I was in a giant room full of monitors, bright lights, sanitized tools wrapped and set aside, and freezing temperatures. Once they got me settled on the table, they gave me something to calm my nerves before administering the anesthesia. The nurse that was directly next to me and talking to me reassured me that It was going to go great! As they held the mask over my face and told me to count, I think I might have finally relaxed knowing that now It wasn’t up to me to breathe and that I couldn’t wait to wake up with new air baggies.
Groggy, foggy and confused. I had no idea what day it was, where I was or what had happened. My throat was sore and dry. I hadn’t moved at all once I woke up. Everything was dim and looked blurry to me. I could hear someone near approach. I managed to get out a croaky ‘did I get them?’ A short pause from the nurse who responded with a ‘no, it was a dry run.’ Shock and disappointment flooded over me, and I began to cry. The nurse immediately went to hug me while I soaked her scrubs with my tears. It was a while before I was able to manage a question asking why? What had happened? Apparently, once the surgeon took a second look at the donor’s lungs, they noticed that they appeared to be inflamed and possibly on its way to an infection. Why they waited until I was put to sleep and intubated is a mystery to me. Dry runs are something that can typically happen. It’s when the call occurs and then later is canceled for one reason or another. We were well aware of the possibility, but we couldn’t help but get excited. Essentially alone down in the recovery area, I was to lie there waiting with my thoughts of the mind f**k that had just occurred. Without having have seen my sister, she was told to go back home and go to sleep since they would be keeping me overnight in the ICU only as a precaution. Anesthesia can be a risky thing especially for someone with weak, sick lungs like mine. They typically like to avoid putting patients to sleep when you’re at a certain lung function and don’t have good oxygen saturation. Feeling discouraged I must have fallen asleep because the next morning I woke up to my sister with a beautiful bouquet of flowers.
With hopes up high that I would get another call any day, I hadn’t answered my phone to those series of questions again until April first. Yep, that’s right, April fools day I finally received another call! We both said, ‘let’s not get our hopes up high like that again.’ We were both wary about the possibility of a second dry run. Excitement still surfaced no matter how hard we tried to downplay it. After about seven hours since I received the call and I was about to get into my second shower with the disinfecting soap. My nurse came in to be the bearer of bad news — the dreaded words, ‘dry run’ echoed in our ears. Disappointed. But not as upset as last time, we gathered our belongings and our optimism and headed home. We received no treats on Halloween and were pranked on April fools day, what an unusual sense of humor the universe had in store for us.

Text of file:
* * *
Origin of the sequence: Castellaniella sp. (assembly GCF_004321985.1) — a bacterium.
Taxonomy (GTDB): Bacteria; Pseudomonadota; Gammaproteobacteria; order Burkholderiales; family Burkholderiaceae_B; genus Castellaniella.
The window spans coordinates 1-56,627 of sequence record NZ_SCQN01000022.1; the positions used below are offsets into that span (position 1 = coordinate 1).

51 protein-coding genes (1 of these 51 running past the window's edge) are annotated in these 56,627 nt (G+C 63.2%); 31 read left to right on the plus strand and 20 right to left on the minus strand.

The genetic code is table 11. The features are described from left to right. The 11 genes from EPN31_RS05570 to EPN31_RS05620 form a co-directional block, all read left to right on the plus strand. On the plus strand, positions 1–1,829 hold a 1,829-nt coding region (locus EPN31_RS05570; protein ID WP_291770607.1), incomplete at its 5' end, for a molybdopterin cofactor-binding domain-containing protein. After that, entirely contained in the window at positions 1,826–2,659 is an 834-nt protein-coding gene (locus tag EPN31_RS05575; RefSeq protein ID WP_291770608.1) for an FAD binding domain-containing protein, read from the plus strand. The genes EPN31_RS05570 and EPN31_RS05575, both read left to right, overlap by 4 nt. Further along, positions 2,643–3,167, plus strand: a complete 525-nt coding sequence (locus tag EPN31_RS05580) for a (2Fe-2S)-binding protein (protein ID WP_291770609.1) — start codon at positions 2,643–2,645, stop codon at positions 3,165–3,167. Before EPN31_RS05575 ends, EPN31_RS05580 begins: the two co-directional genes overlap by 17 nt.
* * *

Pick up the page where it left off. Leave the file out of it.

April showers bring May flowers. Not only is that true in the sense of nature but for us as well. I was going into the eighth month of waiting for new lungs when I had received a third call. Once again we looked at each other and knew not to get overly enthused. We arrived overnight at the hospital to begin the parade of charades. We had a few hours of down time, so we tried our luck at some sleep. Laima managed to get a few hours in. I was not so lucky; I maybe got an hour. I was wide awake with excited and nervous jitters in my stomach. My mind was also racing with the thoughts of what the recovery will be like and how soon I would be able to go hiking! My OR time was only pushed by a few hours before being wheeled down to pre-op where my sister french braided my hair so it wouldn’t evolve into a rats nest during the surgery. We found ourselves repeating our goodbyes as she handed me a hand-painted card of a sloth she made for me. She wrote some heartfelt words of encouragement to give me a boost as I was leaving her sight for the second time, on my way to hopefully my actual second chance at life. She said how proud she was of me and how excited she was to meet my new lungs.